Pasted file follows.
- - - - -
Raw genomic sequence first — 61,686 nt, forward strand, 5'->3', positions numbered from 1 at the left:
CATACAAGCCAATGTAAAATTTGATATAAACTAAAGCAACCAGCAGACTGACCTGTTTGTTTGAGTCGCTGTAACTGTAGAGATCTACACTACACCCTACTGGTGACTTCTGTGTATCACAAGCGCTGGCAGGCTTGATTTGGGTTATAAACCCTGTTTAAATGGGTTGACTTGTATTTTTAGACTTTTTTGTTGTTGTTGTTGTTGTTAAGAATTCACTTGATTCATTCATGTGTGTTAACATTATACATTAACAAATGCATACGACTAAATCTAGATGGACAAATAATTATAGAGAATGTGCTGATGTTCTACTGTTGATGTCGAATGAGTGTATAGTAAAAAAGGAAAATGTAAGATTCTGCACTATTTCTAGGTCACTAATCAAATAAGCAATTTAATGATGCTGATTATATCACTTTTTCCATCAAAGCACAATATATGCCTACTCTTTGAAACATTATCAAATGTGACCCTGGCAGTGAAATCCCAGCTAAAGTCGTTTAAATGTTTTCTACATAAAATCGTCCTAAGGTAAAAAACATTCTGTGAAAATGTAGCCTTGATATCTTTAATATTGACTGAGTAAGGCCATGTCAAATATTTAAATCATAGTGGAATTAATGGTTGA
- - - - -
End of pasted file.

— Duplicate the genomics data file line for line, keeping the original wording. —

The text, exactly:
Raw genomic sequence first — 61,686 nt, forward strand, 5'->3', positions numbered from 1 at the left:
CATACAAGCCAATGTAAAATTTGATATAAACTAAAGCAACCAGCAGACTGACCTGTTTGTTTGAGTCGCTGTAACTGTAGAGATCTACACTACACCCTACTGGTGACTTCTGTGTATCACAAGCGCTGGCAGGCTTGATTTGGGTTATAAACCCTGTTTAAATGGGTTGACTTGTATTTTTAGACTTTTTTGTTGTTGTTGTTGTTGTTAAGAATTCACTTGATTCATTCATGTGTGTTAACATTATACATTAACAAATGCATACGACTAAATCTAGATGGACAAATAATTATAGAGAATGTGCTGATGTTCTACTGTTGATGTCGAATGAGTGTATAGTAAAAAAGGAAAATGTAAGATTCTGCACTATTTCTAGGTCACTAATCAAATAAGCAATTTAATGATGCTGATTATATCACTTTTTCCATCAAAGCACAATATATGCCTACTCTTTGAAACATTATCAAATGTGACCCTGGCAGTGAAATCCCAGCTAAAGTCGTTTAAATGTTTTCTACATAAAATCGTCCTAAGGTAAAAAACATTCTGTGAAAATGTAGCCTTGATATCTTTAATATTGACTGAGTAAGGCCATGTCAAATATTTAAATCATAGTGGAATTAATGGTTGA